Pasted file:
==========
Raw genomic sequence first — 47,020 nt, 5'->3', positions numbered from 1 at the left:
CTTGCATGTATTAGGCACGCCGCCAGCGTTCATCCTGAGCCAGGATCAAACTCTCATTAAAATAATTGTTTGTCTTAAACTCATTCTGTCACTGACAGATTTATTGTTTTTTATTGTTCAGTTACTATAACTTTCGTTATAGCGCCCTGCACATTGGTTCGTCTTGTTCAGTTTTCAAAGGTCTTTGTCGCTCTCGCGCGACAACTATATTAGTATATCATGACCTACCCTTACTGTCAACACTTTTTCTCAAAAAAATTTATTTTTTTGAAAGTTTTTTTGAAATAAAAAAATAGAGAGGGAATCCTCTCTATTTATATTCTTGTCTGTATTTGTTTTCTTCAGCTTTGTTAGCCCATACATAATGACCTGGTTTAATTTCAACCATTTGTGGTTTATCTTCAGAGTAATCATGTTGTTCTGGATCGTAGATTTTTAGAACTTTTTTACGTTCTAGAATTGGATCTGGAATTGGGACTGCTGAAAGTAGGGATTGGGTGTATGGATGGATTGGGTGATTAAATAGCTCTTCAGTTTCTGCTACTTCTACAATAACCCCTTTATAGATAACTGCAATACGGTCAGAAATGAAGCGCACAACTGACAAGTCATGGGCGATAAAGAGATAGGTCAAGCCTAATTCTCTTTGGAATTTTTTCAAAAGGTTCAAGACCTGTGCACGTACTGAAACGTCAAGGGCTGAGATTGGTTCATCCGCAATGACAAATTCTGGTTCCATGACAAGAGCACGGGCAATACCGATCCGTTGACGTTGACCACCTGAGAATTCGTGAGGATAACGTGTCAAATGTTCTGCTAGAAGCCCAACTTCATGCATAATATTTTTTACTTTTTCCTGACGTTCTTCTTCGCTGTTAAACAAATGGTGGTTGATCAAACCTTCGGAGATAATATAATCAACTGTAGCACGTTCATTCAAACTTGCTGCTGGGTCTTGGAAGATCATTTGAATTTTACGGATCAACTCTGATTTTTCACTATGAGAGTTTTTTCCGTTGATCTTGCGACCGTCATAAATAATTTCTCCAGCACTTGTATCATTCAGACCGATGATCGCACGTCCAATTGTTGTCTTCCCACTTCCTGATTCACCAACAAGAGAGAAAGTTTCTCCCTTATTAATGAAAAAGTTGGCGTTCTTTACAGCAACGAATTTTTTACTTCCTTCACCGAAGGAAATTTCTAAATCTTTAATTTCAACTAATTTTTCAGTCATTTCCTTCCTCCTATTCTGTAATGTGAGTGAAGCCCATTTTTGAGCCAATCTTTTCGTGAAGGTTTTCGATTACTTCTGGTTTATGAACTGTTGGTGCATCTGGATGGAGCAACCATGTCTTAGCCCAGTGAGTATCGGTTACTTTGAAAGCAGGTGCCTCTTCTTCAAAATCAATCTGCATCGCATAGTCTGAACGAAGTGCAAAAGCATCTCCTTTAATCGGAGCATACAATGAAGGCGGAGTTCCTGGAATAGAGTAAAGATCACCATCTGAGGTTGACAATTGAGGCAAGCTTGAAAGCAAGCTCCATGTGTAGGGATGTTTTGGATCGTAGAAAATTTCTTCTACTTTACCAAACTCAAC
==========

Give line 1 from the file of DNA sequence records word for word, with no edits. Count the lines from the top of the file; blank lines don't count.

Raw genomic sequence first — 47,020 nt, 5'->3', positions numbered from 1 at the left: